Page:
Since the NNW-SSE sliding planes and the ENE-WSW discontinuities match well with regional structural alignments, achieved outcomes testify the strong interaction between landslides and tectonics. In addition to these, the peculiar columnar fracturing characterizing volcanic rock masses can locally enhance the release of blocks failing according to the spatial orientation between rock faces and joints.
Finally, from a broader scientific perspective, the achieved results demonstrate the reliability of IRT as it was applied to the study of peculiar morpho-structural features and its potential in detecting tectonic structures signs, thus laying the foundations for further in-depth studies focused on new IRT application in the geosciences.

Author Contributions

Conceptualization and methodology: G.P., S.M., S.C., C.M.; supervision G.P., S.M., C.M.; field investigation: G.P., S.M.; geosite: S.C., G.S., D.C.; InfraRed Thermography: S.M., G.P.; structural setting: C.M.; writing and review S.M., G.P., C.M., S.C. All authors have read and agreed to the published version of the manuscript.

Funding

This research was financially supported by the “CH2V—Cultural Heritage Hazard and Vulnerability” project (Giovanna Pappalardo).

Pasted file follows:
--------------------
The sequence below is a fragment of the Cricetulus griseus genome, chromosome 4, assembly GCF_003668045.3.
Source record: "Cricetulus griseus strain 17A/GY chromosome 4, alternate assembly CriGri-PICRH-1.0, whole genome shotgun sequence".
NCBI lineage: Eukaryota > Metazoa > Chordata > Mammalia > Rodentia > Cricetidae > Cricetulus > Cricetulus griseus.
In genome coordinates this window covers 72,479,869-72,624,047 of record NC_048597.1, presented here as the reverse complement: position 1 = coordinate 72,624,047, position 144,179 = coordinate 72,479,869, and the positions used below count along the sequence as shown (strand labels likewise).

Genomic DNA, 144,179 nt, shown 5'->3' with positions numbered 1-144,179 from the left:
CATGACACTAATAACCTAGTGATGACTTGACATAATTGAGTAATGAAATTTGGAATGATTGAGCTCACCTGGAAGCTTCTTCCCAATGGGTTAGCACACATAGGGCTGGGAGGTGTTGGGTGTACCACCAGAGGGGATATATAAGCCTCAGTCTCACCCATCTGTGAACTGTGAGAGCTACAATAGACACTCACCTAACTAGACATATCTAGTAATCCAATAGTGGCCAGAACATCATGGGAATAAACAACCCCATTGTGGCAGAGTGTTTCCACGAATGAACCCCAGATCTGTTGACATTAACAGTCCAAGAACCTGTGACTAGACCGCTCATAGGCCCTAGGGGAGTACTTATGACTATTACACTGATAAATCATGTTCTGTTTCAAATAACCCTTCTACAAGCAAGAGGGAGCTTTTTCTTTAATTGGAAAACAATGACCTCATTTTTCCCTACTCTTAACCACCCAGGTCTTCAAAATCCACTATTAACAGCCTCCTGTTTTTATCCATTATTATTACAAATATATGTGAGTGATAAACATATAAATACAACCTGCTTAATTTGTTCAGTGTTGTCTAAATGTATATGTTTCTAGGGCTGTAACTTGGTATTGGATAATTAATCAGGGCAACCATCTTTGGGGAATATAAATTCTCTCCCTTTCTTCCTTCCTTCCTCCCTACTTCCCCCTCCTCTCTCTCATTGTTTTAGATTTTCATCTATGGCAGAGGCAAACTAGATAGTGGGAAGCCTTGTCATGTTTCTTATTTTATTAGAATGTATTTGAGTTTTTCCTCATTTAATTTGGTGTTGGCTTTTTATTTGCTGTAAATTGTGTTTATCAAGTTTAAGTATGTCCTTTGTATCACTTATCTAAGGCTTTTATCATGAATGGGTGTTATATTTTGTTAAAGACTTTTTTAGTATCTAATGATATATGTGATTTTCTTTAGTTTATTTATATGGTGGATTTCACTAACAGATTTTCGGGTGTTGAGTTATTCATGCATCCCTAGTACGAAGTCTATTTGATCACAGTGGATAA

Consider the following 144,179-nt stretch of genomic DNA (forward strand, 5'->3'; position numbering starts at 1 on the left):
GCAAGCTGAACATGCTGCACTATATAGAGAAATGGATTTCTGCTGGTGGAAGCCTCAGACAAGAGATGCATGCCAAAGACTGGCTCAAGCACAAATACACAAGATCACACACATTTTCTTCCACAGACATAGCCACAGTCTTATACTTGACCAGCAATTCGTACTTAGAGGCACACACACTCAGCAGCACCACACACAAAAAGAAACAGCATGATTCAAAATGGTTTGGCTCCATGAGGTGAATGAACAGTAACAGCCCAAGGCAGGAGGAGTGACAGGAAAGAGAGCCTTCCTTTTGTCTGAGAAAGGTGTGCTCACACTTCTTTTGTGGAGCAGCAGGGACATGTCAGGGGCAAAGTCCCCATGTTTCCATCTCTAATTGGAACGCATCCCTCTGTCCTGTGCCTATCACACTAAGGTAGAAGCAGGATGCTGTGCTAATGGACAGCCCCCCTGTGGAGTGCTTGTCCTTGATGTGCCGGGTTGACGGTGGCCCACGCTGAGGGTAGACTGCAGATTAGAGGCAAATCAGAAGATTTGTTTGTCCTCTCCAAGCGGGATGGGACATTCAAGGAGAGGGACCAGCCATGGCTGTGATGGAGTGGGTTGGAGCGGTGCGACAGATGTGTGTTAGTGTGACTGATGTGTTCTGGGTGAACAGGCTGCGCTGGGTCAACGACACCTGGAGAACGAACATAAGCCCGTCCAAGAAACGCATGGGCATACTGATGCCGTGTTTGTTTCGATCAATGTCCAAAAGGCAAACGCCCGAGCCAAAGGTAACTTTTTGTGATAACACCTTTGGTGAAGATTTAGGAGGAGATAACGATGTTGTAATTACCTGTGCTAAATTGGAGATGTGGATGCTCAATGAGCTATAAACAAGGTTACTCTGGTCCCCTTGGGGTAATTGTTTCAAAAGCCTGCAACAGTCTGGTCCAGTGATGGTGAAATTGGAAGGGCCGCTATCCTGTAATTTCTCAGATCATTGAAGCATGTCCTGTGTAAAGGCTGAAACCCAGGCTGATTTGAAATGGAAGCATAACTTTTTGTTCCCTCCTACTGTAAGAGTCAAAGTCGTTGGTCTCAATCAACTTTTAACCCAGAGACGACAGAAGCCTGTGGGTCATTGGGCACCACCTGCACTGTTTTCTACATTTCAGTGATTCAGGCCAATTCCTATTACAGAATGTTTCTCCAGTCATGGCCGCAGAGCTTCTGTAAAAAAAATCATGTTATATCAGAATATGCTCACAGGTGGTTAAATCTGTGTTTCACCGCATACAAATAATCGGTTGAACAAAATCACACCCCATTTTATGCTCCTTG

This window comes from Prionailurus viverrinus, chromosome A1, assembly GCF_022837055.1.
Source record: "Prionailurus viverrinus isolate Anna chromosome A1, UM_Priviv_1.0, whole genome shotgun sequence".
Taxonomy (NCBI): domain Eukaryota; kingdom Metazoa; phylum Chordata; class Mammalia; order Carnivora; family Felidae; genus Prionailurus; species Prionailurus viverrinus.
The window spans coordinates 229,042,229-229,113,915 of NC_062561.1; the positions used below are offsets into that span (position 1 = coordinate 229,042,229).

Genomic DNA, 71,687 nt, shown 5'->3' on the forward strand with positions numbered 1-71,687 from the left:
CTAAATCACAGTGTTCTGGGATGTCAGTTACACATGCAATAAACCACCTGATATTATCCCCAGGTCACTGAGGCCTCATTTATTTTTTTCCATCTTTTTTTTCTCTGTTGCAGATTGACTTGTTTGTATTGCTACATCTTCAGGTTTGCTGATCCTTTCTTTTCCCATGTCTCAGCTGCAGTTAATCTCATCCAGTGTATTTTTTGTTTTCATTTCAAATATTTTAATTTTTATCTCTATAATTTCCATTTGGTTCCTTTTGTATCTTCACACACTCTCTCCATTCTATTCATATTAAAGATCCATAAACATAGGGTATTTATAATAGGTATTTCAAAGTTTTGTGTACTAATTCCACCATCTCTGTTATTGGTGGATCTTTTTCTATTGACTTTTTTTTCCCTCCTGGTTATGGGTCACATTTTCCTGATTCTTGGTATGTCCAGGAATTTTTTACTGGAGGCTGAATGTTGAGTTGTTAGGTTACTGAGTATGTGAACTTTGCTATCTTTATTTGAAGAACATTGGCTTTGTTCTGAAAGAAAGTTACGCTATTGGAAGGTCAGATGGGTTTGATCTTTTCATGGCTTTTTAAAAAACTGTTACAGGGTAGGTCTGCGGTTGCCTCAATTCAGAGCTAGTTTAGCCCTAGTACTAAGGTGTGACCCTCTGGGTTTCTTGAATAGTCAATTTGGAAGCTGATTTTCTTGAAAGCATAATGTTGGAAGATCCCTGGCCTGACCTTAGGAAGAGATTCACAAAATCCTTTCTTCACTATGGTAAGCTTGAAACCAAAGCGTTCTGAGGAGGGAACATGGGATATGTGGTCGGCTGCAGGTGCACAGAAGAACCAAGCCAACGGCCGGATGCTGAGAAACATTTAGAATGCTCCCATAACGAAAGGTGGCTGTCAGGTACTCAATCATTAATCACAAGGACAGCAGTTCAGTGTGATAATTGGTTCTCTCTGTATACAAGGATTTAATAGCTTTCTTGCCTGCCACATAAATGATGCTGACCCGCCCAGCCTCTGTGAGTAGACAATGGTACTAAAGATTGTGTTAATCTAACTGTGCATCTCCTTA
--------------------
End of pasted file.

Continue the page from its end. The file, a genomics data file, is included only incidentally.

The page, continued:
Acknowledgments

Thermal images were processed in the “Geologia Applicata” laboratory at the Department of Biological, Geological, and Environmental Sciences of Catania University. The authors would like to thank LAND (Laboratorio Analisi Non Distruttive) of the same department for lending the thermal camera.

Conflicts of Interest

The authors declare no conflict of interest.

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Figure 1. (a) Structural framework of the eastern and southern flanks of Mt. Etna (modified from [32]); (b) geological sketch of the natural reserve (data from CUTGANA archive); (c) Seismo-stratigraphic and tectonic interpretation of the high-resolution seismic profile L1 (see Figure 1a for location) showing contractional fold and thrust structures in the area of Lachea island and Cyclop Rocks (offshore prolongation of the Catania anticline) and extensional structures towards the northeast, where the Timpe normal fault system occurs (modified from [32]).